The Grisaia Trilogy Project Got Slapped for a Reason

So some of you have probably already heard that the Grisaia Trilogy Kickstarter project had some of its tiers and corresponding pledges arbitrarily removed by the crowdfunding platform. People are already screaming moral police and Sekai Project’s founder tweeted that they’ll be looking into different platforms for future projects. I say good riddance, but do read on.

Michiru Fail
Thank you, Michiru

The Grisaia Trilogy is a series of erotic games by FrontWing, a japanese software house. The games contain sexually explicit scenes, but versions with such material removed have also been released for video game consoles. This is standard practice for eroge and nothing out of the ordinary. The thing with this project specifically is that Sekai Project decided to crowdfund a translation of it on a platform which I and many perceive as a clean brand. Project goals are to translate the console port of the game, but the localization company had plans to translate the missing sexually explicit scenes and offer the erotic version all along, just not via Kickstarter. In fact, they founded Denpasoft, a front for just such an occasion. I can only speculate that this was also a longterm business plan. They would launch Kickstarter projects for console game translations, while Denpasoft took care of the dirty ero side of the business. Console versions offered a convenient excuse for the company to exist on the popular Kickstarter. A technically clever business model, but a terrible one in context of Kickstarter’s nature, the current internet, and society in general.

Some of you may note that Kickstarter has in the past let several projects with erotic content thrive on their platform, whereas technically there’s nothing wrong with Grisaia. Kickstarter didn’t have a good excuse to cancel Sekai Project’s campaign, so they merely reprimanded them over erotic bedsheets and dakimakura offered as part of the higher tiers. What does that say, really? That Kickstarter is playing the moral police, that they hate money, or perhaps that keeping their brand clean takes precedent for them?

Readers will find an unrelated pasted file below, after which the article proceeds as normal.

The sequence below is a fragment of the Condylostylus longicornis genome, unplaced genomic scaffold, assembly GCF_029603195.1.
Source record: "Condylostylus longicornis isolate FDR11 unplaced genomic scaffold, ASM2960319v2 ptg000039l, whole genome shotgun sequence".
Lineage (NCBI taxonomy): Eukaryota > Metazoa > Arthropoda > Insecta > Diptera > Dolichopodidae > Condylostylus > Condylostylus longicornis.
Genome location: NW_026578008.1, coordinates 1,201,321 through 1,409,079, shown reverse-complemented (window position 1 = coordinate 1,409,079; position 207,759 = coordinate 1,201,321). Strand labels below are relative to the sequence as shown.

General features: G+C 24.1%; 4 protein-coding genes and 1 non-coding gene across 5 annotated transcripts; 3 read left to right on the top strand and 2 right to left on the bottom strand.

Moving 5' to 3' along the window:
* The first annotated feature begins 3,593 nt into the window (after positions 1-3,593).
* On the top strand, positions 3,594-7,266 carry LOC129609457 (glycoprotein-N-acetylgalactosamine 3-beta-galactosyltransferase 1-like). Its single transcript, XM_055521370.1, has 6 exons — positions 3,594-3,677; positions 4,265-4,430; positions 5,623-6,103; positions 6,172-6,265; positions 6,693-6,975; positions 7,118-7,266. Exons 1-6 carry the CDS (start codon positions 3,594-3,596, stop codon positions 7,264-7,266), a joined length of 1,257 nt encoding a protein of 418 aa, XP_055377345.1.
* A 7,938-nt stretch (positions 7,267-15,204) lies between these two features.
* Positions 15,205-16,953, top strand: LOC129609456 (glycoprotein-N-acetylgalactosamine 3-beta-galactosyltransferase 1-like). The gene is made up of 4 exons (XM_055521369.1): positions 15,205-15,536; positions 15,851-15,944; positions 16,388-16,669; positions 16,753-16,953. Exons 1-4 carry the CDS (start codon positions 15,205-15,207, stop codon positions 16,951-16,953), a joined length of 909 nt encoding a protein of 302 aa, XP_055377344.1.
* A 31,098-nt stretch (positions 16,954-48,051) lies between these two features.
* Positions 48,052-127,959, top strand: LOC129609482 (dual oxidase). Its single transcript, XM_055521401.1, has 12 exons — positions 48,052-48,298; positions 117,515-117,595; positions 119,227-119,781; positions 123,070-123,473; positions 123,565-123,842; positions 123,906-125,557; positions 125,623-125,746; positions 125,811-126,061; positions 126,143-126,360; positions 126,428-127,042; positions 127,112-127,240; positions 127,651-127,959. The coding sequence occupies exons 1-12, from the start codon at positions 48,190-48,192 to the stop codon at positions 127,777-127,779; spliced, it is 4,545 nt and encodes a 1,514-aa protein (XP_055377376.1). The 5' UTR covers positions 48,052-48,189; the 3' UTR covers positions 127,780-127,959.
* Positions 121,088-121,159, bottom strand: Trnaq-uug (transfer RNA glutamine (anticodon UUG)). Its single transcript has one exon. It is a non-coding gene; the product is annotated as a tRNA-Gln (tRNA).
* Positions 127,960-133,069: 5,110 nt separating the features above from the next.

Imagine a world where Grisaia is successfully funded, Sekai Project gains confidence to fund more eroge via Kickstarter, several of them get successfully funded, JAST and MangaGamer follow suit … And then there’s a report on CNN how Kickstarter is funding Japanese pedophile hentai. What we have then is essentially another Rapelay scenario. Japanese software houses have been reluctant to deal with western localization companies in the past exactly for this reason. Western localization companies are not inclined to have proper social etiquette, to keep such content in Tokyo’s back alleys and vending machines on the outskirts of human civilization, because there is no money to be made that way. Each time these companies step into the mainstream spotlight, they are bound to agitate moralists and social justice warriors to speak up and cause a controversy, possibly even call the cops on them. The media will say anything to get more clicks and views, soccer moms won’t rest until they are certain they have scrubbed their conscience clean of all the mistakes of their youth, and eroge fans will feed right back into it by bringing out their rotten inner selves and giving everyone an excuse to continue as they please.

You could say Kickstarter made Sekai Project a favor by giving them this slap on the wrist as a warning. They sent out a clear message they do not want to be associated with such content in the long run and I am inclined to agree with them. A few dubious projects here and there to keep things edgy, sure, but seeing a company make a proxy to release erotic versions consistently is where I’d take a step back as well.

I like visual novels, I love what Sekai Project has brought out in the past, especially their World End Economica and CLANNAD projects (I will never understand the appeal of moe headphones though), but a line has to be drawn to prevent conflict with an unforgiving and irrational society and I’m glad it has been. I’d be devastated if Sekai Project had to close down due to public pressure. These of course are all if-thens, but it wouldn’t hurt to learn a bit from even recent history, you know, the rabid UNICEF feminists and Rapelay? I may have praised Sekai Project’s disruptive nature in the past, however this time they demonstrated a lack of wisdom when you’d expect them to understand the nature of games such as Grisaia and the crowdfunding platform in question. They were, quite simply, a mismatch.

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